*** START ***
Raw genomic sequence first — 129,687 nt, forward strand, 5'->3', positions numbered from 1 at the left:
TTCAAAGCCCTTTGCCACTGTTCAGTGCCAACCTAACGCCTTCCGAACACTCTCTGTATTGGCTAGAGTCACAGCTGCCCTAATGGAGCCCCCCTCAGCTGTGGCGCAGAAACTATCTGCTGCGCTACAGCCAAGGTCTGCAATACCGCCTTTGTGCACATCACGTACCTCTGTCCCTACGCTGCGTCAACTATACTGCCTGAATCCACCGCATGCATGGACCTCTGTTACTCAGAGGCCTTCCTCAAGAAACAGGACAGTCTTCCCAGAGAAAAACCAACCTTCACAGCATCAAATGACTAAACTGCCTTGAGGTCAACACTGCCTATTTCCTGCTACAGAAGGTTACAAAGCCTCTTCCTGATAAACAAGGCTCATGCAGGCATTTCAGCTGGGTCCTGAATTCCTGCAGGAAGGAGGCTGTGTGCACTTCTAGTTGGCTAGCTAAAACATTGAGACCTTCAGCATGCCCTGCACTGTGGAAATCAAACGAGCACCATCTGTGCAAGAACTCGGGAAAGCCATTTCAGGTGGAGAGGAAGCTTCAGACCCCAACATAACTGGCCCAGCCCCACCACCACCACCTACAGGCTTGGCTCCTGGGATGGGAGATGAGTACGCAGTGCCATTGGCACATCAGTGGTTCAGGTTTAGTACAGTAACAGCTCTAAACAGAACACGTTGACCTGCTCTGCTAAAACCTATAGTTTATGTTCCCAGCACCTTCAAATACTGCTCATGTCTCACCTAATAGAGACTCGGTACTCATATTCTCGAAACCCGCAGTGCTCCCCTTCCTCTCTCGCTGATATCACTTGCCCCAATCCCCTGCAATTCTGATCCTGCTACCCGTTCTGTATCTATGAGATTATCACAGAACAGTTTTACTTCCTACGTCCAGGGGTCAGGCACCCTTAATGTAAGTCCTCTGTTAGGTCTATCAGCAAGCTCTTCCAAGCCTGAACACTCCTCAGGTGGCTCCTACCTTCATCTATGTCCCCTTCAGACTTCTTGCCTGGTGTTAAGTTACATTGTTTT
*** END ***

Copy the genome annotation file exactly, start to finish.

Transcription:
Raw genomic sequence first — 129,687 nt, forward strand, 5'->3', positions numbered from 1 at the left:
TTCAAAGCCCTTTGCCACTGTTCAGTGCCAACCTAACGCCTTCCGAACACTCTCTGTATTGGCTAGAGTCACAGCTGCCCTAATGGAGCCCCCCTCAGCTGTGGCGCAGAAACTATCTGCTGCGCTACAGCCAAGGTCTGCAATACCGCCTTTGTGCACATCACGTACCTCTGTCCCTACGCTGCGTCAACTATACTGCCTGAATCCACCGCATGCATGGACCTCTGTTACTCAGAGGCCTTCCTCAAGAAACAGGACAGTCTTCCCAGAGAAAAACCAACCTTCACAGCATCAAATGACTAAACTGCCTTGAGGTCAACACTGCCTATTTCCTGCTACAGAAGGTTACAAAGCCTCTTCCTGATAAACAAGGCTCATGCAGGCATTTCAGCTGGGTCCTGAATTCCTGCAGGAAGGAGGCTGTGTGCACTTCTAGTTGGCTAGCTAAAACATTGAGACCTTCAGCATGCCCTGCACTGTGGAAATCAAACGAGCACCATCTGTGCAAGAACTCGGGAAAGCCATTTCAGGTGGAGAGGAAGCTTCAGACCCCAACATAACTGGCCCAGCCCCACCACCACCACCTACAGGCTTGGCTCCTGGGATGGGAGATGAGTACGCAGTGCCATTGGCACATCAGTGGTTCAGGTTTAGTACAGTAACAGCTCTAAACAGAACACGTTGACCTGCTCTGCTAAAACCTATAGTTTATGTTCCCAGCACCTTCAAATACTGCTCATGTCTCACCTAATAGAGACTCGGTACTCATATTCTCGAAACCCGCAGTGCTCCCCTTCCTCTCTCGCTGATATCACTTGCCCCAATCCCCTGCAATTCTGATCCTGCTACCCGTTCTGTATCTATGAGATTATCACAGAACAGTTTTACTTCCTACGTCCAGGGGTCAGGCACCCTTAATGTAAGTCCTCTGTTAGGTCTATCAGCAAGCTCTTCCAAGCCTGAACACTCCTCAGGTGGCTCCTACCTTCATCTATGTCCCCTTCAGACTTCTTGCCTGGTGTTAAGTTACATTGTTTT